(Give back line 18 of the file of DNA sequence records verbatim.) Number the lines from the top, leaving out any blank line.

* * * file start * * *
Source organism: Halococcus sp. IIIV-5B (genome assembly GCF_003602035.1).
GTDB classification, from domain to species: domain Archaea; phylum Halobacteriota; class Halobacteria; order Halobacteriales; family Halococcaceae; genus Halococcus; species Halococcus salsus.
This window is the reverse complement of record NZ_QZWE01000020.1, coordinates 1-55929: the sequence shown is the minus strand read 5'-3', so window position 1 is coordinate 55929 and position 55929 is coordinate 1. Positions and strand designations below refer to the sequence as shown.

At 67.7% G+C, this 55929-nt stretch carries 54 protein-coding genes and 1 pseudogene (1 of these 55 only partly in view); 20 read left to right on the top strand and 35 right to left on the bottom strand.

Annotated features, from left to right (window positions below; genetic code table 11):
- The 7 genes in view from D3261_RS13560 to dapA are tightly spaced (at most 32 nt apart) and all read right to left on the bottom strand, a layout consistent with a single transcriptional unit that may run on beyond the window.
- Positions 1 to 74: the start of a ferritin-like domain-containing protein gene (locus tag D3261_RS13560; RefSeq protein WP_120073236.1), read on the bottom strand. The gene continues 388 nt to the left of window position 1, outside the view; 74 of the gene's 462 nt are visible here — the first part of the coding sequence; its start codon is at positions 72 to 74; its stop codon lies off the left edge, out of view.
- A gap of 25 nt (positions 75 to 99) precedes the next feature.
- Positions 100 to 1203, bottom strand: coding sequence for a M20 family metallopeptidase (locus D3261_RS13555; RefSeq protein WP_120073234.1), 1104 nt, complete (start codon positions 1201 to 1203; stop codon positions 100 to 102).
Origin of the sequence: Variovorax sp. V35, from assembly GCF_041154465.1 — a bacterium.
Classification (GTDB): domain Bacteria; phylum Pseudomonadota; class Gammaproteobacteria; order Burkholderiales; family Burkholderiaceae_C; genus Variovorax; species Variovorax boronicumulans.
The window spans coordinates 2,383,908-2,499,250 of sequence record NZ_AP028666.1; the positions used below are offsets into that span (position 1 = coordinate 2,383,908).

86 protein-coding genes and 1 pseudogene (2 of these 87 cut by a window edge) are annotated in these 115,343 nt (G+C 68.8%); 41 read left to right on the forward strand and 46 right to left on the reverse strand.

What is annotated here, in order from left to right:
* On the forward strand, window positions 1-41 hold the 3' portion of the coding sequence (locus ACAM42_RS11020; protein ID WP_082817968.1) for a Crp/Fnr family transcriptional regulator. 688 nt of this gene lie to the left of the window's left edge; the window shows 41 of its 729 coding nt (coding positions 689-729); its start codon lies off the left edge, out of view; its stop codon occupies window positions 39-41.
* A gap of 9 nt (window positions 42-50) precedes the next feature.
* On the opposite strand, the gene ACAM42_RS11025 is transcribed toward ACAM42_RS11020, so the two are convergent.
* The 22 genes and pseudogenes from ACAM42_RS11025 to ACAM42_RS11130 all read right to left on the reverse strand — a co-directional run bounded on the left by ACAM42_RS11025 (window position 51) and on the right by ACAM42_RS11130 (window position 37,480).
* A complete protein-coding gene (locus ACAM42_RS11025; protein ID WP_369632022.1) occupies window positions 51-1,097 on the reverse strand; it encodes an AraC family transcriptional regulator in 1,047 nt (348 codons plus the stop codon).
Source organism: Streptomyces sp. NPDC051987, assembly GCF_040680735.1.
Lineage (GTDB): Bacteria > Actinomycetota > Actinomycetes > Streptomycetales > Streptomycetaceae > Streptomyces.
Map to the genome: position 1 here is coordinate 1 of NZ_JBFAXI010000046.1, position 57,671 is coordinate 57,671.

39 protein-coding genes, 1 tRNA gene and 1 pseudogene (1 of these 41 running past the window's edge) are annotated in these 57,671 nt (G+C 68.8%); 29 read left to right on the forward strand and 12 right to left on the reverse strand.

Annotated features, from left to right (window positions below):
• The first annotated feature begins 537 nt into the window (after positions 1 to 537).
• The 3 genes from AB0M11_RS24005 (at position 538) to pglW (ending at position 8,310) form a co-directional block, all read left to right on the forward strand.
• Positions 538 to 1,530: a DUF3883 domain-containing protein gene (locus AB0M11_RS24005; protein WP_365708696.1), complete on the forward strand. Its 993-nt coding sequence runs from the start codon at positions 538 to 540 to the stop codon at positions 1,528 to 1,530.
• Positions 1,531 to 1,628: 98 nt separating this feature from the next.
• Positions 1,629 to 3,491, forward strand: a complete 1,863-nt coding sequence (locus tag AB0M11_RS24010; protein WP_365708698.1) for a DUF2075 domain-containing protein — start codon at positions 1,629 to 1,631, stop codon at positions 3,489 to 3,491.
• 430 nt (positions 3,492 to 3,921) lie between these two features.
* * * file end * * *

* The 22 genes and pseudogenes from ACAM42_RS11025 to ACAM42_RS11130 all read right to left on the reverse strand — a co-directional run bounded on the left by ACAM42_RS11025 (window position 51) and on the right by ACAM42_RS11130 (window position 37,480).